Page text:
After George Gé retired from his role as a ballet master in 1962, the Finnish National Opera’s ballet company had no longstanding leaders for quite some time. Instead, it relied more regularly on foreign choreographers and dance teachers. These included Serge Lifar, the long-term head of the Paris Opera Ballet, Harald Lander from the Royal Danish Ballet, and choreographer and teacher Tamara Nikitina from the Bolshoi Ballet.
Elsa Sylvestersson made resident choreographer
Into Lätti, previously employed as Gé’s assistant ballet master, took on ballet master duties from 1962 until his retirement the following year. The ballet company was then temporarily headed by assistant ballet masters, who lacked the distinct authority of a ballet master. Airi Säilä, Uno Onkinen and Klaus Salin, who all had dancer backgrounds, each served as an assistant ballet master for a short time. From 1968 to 1969, the Finnish Opera Ballet was headed by Dimiter Parlic from Yugoslavia, who choreographed the company’s first ever Romeo and Juliet.
The repertoire in the late 1960s focused on classics, such as Swan Lake and Giselle, but guest choreographers also brought in their own work. Lifar’s Suite en blanc and Lander’s Études were complemented by August Bournonville’s choreographies introduced by Lander, which were highly regarded in Denmark. Heikki Värtsi’s choreography of the musical West Side Story, a co-production of the opera and ballet companies, helped attract new audiences to the Opera House.
In the 1960s, Elsa Sylvestersson was appointed as the group’s lead choreographer. She had already choreographed many operettas and operas, and often handled the challenging task of creating ballet choreographies to finished music and stories, when foreign guest choreographers cancelled their visits at the last minute. Sylvestersson’s tenure as a ballet master started in 1969 after Parlic suddenly decided against staying in Finland, and her productions included The Sleeping Beauty and Raymonda. Sylvestersson’s versions of ballet classics influenced the repertoire of Finnish Opera Ballet throughout the 1970s.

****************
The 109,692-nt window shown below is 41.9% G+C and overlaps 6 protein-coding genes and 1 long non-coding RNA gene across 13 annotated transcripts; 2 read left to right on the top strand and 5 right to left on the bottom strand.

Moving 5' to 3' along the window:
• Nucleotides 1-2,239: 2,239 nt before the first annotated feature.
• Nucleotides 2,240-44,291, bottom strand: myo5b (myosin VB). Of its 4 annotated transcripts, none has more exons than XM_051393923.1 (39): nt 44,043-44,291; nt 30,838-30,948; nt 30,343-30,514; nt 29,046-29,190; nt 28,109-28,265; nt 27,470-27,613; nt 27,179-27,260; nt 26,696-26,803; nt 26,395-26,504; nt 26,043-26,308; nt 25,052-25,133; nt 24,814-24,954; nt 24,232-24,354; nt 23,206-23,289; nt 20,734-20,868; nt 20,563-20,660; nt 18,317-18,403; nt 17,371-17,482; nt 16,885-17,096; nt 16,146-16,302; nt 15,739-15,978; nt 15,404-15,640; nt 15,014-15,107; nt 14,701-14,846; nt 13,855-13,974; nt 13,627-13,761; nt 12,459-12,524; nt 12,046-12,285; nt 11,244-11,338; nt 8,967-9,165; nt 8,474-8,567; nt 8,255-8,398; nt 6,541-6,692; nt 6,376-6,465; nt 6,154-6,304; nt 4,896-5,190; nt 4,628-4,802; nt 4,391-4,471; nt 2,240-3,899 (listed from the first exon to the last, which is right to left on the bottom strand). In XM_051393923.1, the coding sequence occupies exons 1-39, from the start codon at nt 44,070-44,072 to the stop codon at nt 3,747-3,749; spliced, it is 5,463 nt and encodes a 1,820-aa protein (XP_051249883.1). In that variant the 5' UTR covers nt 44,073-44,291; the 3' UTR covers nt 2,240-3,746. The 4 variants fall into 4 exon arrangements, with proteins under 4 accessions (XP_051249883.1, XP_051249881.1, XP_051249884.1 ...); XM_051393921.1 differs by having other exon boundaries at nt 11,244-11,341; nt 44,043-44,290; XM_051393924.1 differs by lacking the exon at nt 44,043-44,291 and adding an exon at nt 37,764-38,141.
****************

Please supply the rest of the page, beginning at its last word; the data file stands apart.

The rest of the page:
Young dancers who rose to fame in the company in the 1960s included Arja Nieminen, Marianna Rumjantseva, and Seppo Koski. Two emerging talents, Sorella Englund and Matti Tikkanen, headed abroad towards the end of the decade. Englund went to Copenhagen, and Tikkanen moved to Zurich.
A national arts institution is born
In the late 1960s, dancers’ contracts and salaries as well as the lack of a committed ballet master often caused disputes at the ballet company. More attractive offers from abroad led to the departure of many talented dancers. As ballet was typically considered subordinate to opera around Europe, it was often hit harder by cuts in financially challenging times. What’s more, European audiences’ partiality to traditional ballet repertoire prevented the genre from reinventing itself in the 1960s.
The 1970s was a decade of enhanced democracy and fresh new repertoire. The ballet company was given its own delegate in the administration of the institution, and the distinction between principal dancers and soloists was abandoned. This exceptional practice continued at the Finnish National Ballet until the 2010s. The ballet company became a more prominent showcase of the national arts, and the group was named the Finnish National Ballet in 1979.
New, one-act ballets were added to the repertoire and combined into performances of multiple works. Though full-length classics and Russian ballet imports still attracted the largest audiences, contemporary western choreographers like Birgit Cullberg and Mats Ek, and in the 1980s George Balanchine and Jiří Kylián, were also becoming more popular. Alla Shelest’s version in 1976 was the last Swan Lake to be performed at the old Opera House. The Seven Brothers, Marjo Kuusela’s story-led choreography to Eero Ojanen’s score, was another landmark event of the period. The Seven Brothers, which is heavily inspired by dance theatre, was brought back to the repertoire of the Finnish National Ballet recently, too.
The leaders of the ballet continued to change in the 1970s. The English ballet dancer Alan Carter headed the company from 1971 to 1972, succeeded by Irina Hudova from 1972 to 1973 until Elsa Sylvestersson took over again. Under Bulgarian ballet master Konstantin Damianov from 1974 to 1979, the group worked more harmoniously together and its artistic standards rose to the next level. After him, the ballet was headed by another Englishman, Derek Westlake, again for only one year from 1980 to 1981. Gradimir Pankov was the last of the short-term foreign leaders, staying from 1981 to 1984. After Gé and Lätti, every director and ballet master besides Sylvestersson and Hudova was recruited from abroad.
The dancers who rose to fame in the 1970s included Tarja Ranta, Ulrika Hallberg, Maija Hänninen, Jaana Puupponen, Kirsi Aromaa, Aku Ahjolinna, Jarmo Rastas and Kimmo Sandell.
Text JUSSI ILTANEN
Photos THE ARCHIVES OF THE FINNISH NATIONAL OPERA AND BALLET (Taisto Tuomi, Lehtikuva, Kari Hakli)
Laakkonen et. al. (edit.): Se alkoi joutsenesta. Sata vuotta arkea ja unelmia Kansallisbaletissa (Karisto 2021)
75 years of the Finnish National Ballet (The Finnish National Ballet 1997)